- Business for South Africa says it has it learned that the state's Covid Temporary Employer/Employee Relief Scheme (TERS) benefit will not be extended any further.
- B4SA, which represents a majority of South African businesses partnering in their response to the Covid-19 pandemic, says the announcement was made during a meeting of the National Economic Development and Labour Council.
- A Department of Employment and Labour spokesperson said the department would issue a response this week.
Representatives of organised business and unions say they have been blindsided by an announcement that the state's Covid Temporary Employer/Employee Relief Scheme (TERS) benefit will not be extended any further.
The relief benefit was introduced in March. It was established to allow businesses to continue paying salaries while their doors were closed during the lockdown aimed at curbing the spread of the Covid-19 novel coronavirus.
Business for South Africa (B4SA), which represents a majority of South African businesses partnering in their response to the Covid-19 pandemic, said in a statement it had learned with "great concern" that the National Coronavirus Command Council decided not to extend the benefit further.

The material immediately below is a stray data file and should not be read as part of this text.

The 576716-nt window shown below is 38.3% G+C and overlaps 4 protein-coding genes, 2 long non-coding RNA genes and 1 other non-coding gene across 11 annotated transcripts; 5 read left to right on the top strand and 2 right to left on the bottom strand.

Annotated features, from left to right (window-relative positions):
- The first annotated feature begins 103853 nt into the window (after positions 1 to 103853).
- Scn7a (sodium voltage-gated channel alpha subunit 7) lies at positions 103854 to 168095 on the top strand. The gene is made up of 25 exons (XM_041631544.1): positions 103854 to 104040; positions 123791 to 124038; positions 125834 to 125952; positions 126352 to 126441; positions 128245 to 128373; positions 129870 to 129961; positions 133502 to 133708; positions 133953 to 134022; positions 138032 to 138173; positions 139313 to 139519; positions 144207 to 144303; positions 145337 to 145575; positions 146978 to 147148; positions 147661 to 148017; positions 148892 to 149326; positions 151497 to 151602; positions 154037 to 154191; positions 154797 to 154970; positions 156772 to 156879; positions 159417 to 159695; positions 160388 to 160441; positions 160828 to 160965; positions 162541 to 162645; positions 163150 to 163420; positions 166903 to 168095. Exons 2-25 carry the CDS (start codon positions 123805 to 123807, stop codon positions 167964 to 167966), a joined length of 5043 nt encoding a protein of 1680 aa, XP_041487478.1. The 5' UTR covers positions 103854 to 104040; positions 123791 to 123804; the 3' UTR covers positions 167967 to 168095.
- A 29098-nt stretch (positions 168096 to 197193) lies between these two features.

It says the news came without an official public announcement during a meeting of the National Economic Development and Labour Council (Nedlac) on Friday.
Department of Employment and Labour spokesperson, Musa Zondi, would not immediately comment. He said the department would formally respond later this week.
The UIF TERS website, at present, states that new TERS applications may be submitted for the July – 15 September period until 30 October.
"There are still a significant number of employees who are vulnerable and whose employers are unable to implement special measures to ensure their safe return to work, or who are unable to return to work on a full-time basis on account of the current government restrictions under the State of Disaster," B4SA said.
Cosatu's parliamentary coordinator, Matthew Parks, told Fin24 that the next step would be for Nedlac to request an urgent meeting with Minister in the Presidency Jackson Mthembu as well as labour minister Thulas Nxesi and ask President Cyril Ramaphosa to intervene.
Parks said while the UIF would not be able to sustain the burden of Covid-19 relief indefinitely, proposals had been submitted for a hybrid model that could assist in the longer term.
Parks lamented "constant backlogs" in payments thus far and said that halting the relief was tantamount to either condemning vulnerable workers to starvation or forcing them to break safety regulations in order to earn a living.